Figure 4.
Protein Interactions between AP3 and PI Homologs of A. vulgaris as Determined by Growth on Selective SD Medium and Quantification of Secreted α-Galactosidase Activity (see Supplemental Methods Online).

In Situ Hybridization of AP3 and PI Homologs in clematiflora Mutant Flowers of A. vulgaris

The in situ hybridization studies in wild-type flowers suggest specific correlations between the expression of AqvAP3-2 and AqvAP3-3 and petal identity. One way to further test these associations is to investigate gene expression in a homeotic mutant. Several floral homeotic mutants are available for A. vulgaris in the horticultural trade. Of particular interest is a class of mutants that affects only the second whorl, causing the transformation of the petals into sepals (Figure 5A). Mutants in this class go by a number of different names, including stellata and clematiflora (clm), and vary in their phenotypic penetrance. We chose to work with a line of clm that exhibits complete transformation of every second whorl organ on every flower (Figure 5A). At maturity, these second whorl organs have every hallmark of wild-type sepals, including shape, color (white in this line), and epidermal morphology (Figure 5A). Histological studies indicate that the affected organs initiate in the manner of normal petal primordia (Figures 5C, 5E, and 5J) but later take on a developmental pattern characteristic of the sepals (Figures 5D, 5E, 5G, 5H, and 5L). We used in situ hybridization to study the expression of AqvAP3-1, AqvAP3-2, AqvAP3-3, and AqvPI in clm plants. At early stages, the expression pattern of AqvAP3-1 appears to be identical to that of the wild type, but the normal decline in AqvAP3-1 transcription that starts in the petal primordia initiates at an earlier developmental stage (Figure 5E). The further progression of AqvAP3-1 downregulation is similar to that of the wild type (Figure 5F). AqvAP3-2 is not normally expressed in second whorl primordia at early stages and is similarly absent in those of clm floral meristems (Figure 5G, inset). However, the late onset of AqvAP3-2 expression in the second whorl organs is never observed in the mutants (Figure 5G). Consistent with its specific expression in petals, AqvAP3-3 is never detected in this clm strain using either in situ hybridization (Figure 5H) or RT-PCR (Figure 3). The expression pattern of AqvPI is identical to that observed in the wild type until the point when the developmental trajectory of the second whorl primordia begins to diverge, at which time AqvPI expression declines to a level similar to what is normally observed in the sepals (Figures 5I to 5L).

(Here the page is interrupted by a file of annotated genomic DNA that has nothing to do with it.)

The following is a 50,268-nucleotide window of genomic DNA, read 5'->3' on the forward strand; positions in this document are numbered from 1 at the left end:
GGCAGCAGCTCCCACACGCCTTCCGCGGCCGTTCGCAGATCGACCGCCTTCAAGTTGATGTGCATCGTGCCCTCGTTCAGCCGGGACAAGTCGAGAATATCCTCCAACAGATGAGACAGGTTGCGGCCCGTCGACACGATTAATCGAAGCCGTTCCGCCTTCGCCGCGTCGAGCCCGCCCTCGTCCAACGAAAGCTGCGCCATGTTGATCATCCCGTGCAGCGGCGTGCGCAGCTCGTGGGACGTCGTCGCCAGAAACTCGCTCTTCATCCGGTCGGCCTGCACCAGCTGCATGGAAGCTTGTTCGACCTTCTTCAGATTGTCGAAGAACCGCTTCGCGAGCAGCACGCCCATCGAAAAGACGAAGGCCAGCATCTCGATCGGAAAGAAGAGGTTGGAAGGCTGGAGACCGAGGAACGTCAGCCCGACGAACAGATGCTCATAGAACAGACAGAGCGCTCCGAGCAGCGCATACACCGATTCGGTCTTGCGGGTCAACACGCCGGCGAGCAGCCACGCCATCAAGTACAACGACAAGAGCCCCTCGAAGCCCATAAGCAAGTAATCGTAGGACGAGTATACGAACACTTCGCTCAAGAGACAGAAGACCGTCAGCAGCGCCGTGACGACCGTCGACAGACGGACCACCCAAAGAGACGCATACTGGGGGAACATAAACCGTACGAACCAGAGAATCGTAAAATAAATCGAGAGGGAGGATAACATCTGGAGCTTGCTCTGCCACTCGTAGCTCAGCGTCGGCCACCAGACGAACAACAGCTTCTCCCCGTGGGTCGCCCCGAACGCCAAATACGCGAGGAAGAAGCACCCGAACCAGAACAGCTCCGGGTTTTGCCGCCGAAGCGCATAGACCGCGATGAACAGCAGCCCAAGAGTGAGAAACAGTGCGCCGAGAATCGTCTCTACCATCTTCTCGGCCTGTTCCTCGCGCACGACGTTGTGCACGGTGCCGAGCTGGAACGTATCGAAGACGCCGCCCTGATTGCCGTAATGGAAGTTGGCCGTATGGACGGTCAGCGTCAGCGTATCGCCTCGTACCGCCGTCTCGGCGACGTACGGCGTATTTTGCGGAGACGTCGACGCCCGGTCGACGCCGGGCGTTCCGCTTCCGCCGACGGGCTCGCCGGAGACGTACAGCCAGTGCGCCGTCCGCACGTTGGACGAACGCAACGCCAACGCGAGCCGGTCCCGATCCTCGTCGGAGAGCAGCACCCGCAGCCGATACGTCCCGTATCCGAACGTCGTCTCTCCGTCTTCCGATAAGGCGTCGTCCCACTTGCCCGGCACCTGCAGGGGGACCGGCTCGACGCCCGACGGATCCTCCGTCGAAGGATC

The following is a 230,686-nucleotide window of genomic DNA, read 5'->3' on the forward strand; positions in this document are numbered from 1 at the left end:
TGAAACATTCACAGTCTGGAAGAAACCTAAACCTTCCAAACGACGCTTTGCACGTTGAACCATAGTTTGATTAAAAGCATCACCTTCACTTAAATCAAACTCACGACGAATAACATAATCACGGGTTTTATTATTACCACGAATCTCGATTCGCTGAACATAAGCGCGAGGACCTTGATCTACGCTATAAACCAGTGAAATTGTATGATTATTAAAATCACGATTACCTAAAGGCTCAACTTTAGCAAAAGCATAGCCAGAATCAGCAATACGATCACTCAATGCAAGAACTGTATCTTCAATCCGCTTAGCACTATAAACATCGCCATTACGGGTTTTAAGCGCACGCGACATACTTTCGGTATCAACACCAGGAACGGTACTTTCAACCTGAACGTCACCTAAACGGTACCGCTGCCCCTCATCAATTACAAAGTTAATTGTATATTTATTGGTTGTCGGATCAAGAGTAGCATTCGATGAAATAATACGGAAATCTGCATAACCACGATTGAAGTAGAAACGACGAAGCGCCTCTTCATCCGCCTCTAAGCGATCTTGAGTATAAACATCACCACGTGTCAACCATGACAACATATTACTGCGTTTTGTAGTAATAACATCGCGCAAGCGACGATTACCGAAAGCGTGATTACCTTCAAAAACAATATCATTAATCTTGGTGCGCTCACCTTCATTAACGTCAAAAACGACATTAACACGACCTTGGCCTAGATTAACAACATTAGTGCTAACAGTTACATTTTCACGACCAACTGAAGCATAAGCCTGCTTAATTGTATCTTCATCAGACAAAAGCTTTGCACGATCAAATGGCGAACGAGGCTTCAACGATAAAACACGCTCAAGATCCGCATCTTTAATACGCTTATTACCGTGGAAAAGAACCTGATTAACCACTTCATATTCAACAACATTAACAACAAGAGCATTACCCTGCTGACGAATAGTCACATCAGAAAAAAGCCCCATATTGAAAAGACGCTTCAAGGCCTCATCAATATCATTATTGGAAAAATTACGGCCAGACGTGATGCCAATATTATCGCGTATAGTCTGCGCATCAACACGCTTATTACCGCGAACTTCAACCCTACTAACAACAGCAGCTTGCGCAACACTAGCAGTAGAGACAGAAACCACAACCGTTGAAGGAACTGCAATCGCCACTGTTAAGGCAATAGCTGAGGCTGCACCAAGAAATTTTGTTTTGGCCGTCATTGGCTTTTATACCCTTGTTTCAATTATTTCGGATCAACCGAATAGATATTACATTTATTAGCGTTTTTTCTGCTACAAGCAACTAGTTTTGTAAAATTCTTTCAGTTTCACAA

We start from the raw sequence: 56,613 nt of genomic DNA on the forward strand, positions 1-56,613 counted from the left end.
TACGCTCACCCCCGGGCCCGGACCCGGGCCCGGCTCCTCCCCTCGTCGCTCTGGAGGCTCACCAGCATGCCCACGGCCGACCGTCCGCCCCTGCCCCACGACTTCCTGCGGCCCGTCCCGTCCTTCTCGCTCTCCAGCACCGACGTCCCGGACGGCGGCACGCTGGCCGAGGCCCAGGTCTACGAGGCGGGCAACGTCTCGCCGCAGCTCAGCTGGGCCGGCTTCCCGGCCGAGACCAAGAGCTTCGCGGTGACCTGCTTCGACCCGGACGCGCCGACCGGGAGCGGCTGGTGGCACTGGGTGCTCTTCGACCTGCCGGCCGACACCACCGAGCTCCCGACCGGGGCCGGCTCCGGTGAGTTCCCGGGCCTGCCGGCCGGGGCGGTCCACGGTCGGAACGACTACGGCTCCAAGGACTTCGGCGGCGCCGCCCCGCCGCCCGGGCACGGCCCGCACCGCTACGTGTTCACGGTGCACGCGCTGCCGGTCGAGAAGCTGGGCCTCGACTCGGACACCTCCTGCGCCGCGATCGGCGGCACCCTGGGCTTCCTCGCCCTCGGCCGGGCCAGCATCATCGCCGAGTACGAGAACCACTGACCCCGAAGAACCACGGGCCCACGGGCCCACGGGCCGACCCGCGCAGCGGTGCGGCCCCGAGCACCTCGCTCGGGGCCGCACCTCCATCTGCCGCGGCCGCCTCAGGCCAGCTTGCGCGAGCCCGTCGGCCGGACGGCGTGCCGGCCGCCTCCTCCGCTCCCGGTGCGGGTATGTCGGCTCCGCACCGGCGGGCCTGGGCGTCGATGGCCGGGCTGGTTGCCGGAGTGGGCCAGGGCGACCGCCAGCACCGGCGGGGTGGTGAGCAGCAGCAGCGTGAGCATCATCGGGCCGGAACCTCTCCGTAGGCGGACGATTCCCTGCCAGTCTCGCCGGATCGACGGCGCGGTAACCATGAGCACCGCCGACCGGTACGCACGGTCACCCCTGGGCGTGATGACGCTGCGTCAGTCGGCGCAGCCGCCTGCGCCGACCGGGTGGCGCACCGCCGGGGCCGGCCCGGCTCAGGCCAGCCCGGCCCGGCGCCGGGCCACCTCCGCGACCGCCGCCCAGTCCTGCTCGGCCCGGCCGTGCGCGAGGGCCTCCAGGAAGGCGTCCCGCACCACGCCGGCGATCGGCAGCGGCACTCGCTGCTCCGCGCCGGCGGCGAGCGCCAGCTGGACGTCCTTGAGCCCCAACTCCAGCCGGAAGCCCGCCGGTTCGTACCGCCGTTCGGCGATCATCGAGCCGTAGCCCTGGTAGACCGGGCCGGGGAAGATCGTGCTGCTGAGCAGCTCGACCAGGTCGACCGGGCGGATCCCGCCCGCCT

Figure 5.
Floral Morphology of A. vulgaris clm and in Situ Hybridization of AqvAP3-1, AqvAP3-2, AqvAP3-3, and AqvPI in clm Floral Meristems.

Silencing of AqvPI Using TRV-VIGS

Unfortunately, none of the commercially available floral homeotic mutants of Aquilegia exhibit morphologies that would suggest a complete loss of AqvAP3 or AqvPI function. In order to generate such a phenotype, we used TRV-based VIGS to knock down the expression of AqvPI. This approach has been used successfully in a diverse array of angiosperms, including the lower eudicot Papaver (Hileman et al., 2005). To facilitate the identification of silenced flowers, we prepared a TRV2 construct containing fragments of both AqvPI and the Aquilegia homolog of ANTHOCYANIDIN SYNTHASE (AqvANS). Loci in the anthocyanin pathway have been used as markers for floral VIGS in several other systems (Chen et al., 2004; Lee et al., 2005), and we have found that AqvANS silencing has no effect on floral morphology (B. Gould, K. Fifer, and E.M. Kramer, unpublished data). AqvANS is normally expressed at high levels in the sepals and petals, with lower levels in the carpels (Figure 3). In order to promote specific silencing, a 326-bp AqvPI fragment was derived from the 3′ end of the cDNA, including 120 bp of coding sequence and the remainder 3′ untranslated region (see Supplemental Figure 4 online). Of 12 treated plants, 4 exhibited significant levels of AqvANS silencing. Two of these displayed weak to moderate levels of silencing. In the former case, AqvANS-silenced sectors encompassed variable portions of individual perianth organs, while in the latter, silenced sectors included three to five entire perianth organs (Figures 6A and and8D8D below). Two other plants produced flowers with moderate to strong phenotypes, where the strong phenotypes showed silencing throughout the perianth and reproductive organs (Figures 6A to 6E). RT-PCR was used to confirm that the flowers showing AqvANS silencing were also silenced for AqvPI (Figure 7; see Supplemental Figure 5 online).

Figure 6.
Phenotypes of AqvPI-AqvANS–Silenced Floral Buds and Organs.
Figure 7.
Locus-Specific RT-PCR on RNA Prepared from Organs of VIGS-Treated Flowers.
Figure 8.
Sepal Phenotypes in Flowers Treated with TRV2-AqvANS or TRV2-AqvPI-AqvANS.